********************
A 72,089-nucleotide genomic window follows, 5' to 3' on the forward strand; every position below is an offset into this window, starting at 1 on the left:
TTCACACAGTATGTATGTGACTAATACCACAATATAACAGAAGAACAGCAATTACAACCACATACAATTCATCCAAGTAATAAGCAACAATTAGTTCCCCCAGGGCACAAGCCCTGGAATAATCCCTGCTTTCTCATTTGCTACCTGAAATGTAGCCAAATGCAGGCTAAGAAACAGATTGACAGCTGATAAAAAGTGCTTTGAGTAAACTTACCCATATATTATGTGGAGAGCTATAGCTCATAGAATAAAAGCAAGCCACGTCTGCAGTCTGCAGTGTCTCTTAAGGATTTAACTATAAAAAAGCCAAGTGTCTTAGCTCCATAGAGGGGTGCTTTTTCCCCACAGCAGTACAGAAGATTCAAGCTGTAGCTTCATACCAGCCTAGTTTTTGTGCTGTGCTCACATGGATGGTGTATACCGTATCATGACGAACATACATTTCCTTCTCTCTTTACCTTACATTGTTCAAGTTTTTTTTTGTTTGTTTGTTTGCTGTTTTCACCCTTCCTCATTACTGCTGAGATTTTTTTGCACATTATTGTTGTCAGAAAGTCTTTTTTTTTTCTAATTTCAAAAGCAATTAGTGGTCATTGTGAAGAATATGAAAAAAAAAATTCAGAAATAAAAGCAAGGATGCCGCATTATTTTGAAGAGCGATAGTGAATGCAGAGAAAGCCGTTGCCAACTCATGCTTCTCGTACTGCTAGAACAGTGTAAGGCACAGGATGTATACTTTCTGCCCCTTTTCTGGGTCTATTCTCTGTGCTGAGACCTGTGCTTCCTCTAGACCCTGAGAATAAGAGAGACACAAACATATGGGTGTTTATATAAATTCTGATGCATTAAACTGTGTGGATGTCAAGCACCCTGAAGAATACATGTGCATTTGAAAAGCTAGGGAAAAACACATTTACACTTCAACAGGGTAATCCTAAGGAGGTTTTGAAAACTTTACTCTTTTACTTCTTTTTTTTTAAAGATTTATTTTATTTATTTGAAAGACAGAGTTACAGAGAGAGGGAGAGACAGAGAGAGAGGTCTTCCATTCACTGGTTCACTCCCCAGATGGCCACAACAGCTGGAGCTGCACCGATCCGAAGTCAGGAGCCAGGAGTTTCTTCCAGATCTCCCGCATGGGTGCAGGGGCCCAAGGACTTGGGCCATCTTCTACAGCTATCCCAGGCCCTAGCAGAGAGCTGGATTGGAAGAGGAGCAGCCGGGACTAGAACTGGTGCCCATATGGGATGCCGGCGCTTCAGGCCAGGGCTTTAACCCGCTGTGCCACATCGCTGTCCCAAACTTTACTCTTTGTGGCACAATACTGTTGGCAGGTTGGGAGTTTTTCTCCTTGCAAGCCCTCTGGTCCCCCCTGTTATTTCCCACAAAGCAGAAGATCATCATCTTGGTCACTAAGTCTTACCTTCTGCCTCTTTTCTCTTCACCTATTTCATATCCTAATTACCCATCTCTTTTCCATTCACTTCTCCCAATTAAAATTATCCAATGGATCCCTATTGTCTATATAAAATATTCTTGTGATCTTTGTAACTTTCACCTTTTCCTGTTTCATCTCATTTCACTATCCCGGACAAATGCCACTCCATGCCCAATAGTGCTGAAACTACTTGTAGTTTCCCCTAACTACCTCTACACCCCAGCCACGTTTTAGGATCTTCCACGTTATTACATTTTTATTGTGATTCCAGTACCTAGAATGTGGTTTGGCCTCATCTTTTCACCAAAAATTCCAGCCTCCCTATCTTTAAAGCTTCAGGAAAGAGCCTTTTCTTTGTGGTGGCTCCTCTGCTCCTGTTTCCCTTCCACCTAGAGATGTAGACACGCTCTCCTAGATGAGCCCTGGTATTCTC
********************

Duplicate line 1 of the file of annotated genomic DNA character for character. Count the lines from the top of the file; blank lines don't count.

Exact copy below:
A 72,089-nucleotide genomic window follows, 5' to 3' on the forward strand; every position below is an offset into this window, starting at 1 on the left: